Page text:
Martha McCollough, MD, FAAD


Board-Certified Dermatologist
Fellowship-Trained Dermatopathologist
Fellow of the American Academy of Dermatology
Dr. Martha McCollough is a Board-Certified Dermatologist & Fellowship-Trained Dermatopathologist seeing patients in Tyler, Texas. Book an appointment today!
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Dr. Martha McCollugh is a Board-Certified Dermatologist & Fellowship-Trained Dermatopathologist seeing patients in Tyler, Texas. Book an appointment today!

 

Dr. Martha McCollough is another example of a doctor on our staff who began with a career as a physician in the military, having retired from the United States Army. Her 20 years of medical experience combined with her military background provided Dr. McCollough with multiple opportunities to develop her abilities as a leader, manager and instructor, as well as become a proficient medical presenter and author of numerous medical articles. Dr. McCollough joined us from Brooke Army Medical Center in San Antonio, where she was the Director of Dermatopathology Training.

Dr. Martha McCollough is board-certified in both dermatology and dermatopathology. That means she might see you face-to-face as your skin care doctor, and may also be significantly involved in the accurate diagnosis of your skin condition through her work in our on-site dermatology lab. This allows us to get important pathology results to you in a much more timely and efficient manner.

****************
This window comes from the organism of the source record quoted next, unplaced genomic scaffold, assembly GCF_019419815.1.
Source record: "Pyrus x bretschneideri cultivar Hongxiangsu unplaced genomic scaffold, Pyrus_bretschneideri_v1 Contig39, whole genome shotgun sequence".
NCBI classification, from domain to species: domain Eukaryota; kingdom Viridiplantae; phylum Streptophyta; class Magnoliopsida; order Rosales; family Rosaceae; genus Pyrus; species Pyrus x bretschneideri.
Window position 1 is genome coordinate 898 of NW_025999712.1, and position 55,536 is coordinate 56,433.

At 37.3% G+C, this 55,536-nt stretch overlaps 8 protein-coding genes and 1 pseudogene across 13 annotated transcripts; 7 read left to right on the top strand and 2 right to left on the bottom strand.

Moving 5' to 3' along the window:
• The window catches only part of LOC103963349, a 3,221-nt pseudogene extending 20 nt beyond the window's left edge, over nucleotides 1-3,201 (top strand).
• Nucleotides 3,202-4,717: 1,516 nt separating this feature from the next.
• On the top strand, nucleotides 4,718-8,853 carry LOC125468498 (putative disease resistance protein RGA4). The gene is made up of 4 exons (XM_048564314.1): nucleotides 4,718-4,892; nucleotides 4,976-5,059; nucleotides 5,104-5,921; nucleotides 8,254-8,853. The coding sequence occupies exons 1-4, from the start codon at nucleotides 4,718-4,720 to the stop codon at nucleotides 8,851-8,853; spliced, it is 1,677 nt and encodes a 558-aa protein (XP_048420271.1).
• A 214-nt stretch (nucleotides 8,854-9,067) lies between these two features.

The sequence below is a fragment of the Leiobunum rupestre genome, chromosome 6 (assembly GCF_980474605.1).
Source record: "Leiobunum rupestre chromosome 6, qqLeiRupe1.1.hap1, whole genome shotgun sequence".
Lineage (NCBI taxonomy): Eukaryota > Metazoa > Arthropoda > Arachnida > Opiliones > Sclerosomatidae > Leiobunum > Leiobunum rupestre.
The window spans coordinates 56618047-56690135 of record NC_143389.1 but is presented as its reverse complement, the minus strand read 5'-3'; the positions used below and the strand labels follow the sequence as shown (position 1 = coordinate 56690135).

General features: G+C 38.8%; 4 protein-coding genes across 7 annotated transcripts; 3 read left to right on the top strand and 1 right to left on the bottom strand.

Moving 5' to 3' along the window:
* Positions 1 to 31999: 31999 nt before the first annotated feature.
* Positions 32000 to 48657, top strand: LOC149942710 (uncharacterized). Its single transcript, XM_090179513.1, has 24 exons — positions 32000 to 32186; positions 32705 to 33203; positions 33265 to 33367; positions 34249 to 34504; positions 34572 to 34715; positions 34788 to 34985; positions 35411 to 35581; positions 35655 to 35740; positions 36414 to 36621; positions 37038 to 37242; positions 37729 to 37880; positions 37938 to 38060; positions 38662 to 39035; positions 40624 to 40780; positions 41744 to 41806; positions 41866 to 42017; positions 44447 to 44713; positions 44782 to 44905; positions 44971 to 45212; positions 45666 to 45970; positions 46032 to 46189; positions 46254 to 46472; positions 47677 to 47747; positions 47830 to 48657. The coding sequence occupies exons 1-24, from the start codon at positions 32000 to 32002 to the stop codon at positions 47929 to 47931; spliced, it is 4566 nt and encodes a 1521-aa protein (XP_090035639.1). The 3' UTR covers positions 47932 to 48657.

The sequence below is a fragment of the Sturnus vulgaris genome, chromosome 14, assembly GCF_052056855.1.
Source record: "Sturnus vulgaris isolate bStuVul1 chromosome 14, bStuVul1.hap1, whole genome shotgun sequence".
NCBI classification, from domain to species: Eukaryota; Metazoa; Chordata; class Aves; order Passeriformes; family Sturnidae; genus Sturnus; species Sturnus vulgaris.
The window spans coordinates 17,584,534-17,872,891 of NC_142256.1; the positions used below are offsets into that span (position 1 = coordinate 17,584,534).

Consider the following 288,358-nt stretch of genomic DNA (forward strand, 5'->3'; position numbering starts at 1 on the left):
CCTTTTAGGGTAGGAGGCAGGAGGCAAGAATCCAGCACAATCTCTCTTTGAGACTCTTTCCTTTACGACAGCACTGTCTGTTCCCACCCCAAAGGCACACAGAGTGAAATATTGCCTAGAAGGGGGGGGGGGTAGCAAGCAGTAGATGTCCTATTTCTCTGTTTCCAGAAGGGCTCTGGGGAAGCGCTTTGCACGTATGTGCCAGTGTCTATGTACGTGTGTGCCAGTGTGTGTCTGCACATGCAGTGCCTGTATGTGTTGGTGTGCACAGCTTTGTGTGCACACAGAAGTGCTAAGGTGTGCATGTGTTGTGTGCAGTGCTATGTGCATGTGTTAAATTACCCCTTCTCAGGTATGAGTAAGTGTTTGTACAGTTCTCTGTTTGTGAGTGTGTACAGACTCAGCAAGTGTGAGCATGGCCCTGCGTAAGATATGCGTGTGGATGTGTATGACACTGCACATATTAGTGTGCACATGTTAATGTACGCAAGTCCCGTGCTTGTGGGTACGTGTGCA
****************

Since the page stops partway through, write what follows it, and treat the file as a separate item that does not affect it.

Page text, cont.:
Dr. Martha McCollough graduated from Geneva College in Pennsylvania and was awarded her MD from Temple University Medical School of Philadelphia. She brings a huge knowledge base to our practice, but more importantly, she also brings a caring heart to you, her patient. She knows how to help you improve your skin’s health, which also goes a long way toward improving your life.

Dr. Martha McCollough treats patients at U.S. Dermatology Partners Tyler on Dominion Plaza and U.S. Dermatology Partners Tyler on Beckham in Tyler, Texas. and is accepting new patients. Book an appointment today!

Specialties and Affiliations

Honors and Awards

  • Meritorious Service Medal, 1981
  • Montie G. Lewis Award for Excellence in Dermatology, 1984
  • Army Commendation Medal, 1986, 1999
  • Air Force Achievement Medal, 1990
  • “A” (Proficiency Designator) – Awarded by the Surgeon General of the Army for the continued demonstration of exceptional professional ability in recognition of outstanding qualifications in the field of Dermatology, 1996
  • Order of Military Merit, 1998
  • Legion of Merit, 1999

“Medicine is a very important part of my life. My lifelong commitment has been to make sure people have healthy skin using the latest dermatologic care. I don’t just offer you the latest treatment methods, I also offer you the personalized care you deserve. You will notice this the minute we first meet.”

– Martha McCollough, MD

Services Offered By Martha McCollough, MD

What Is Actinic Keratosis?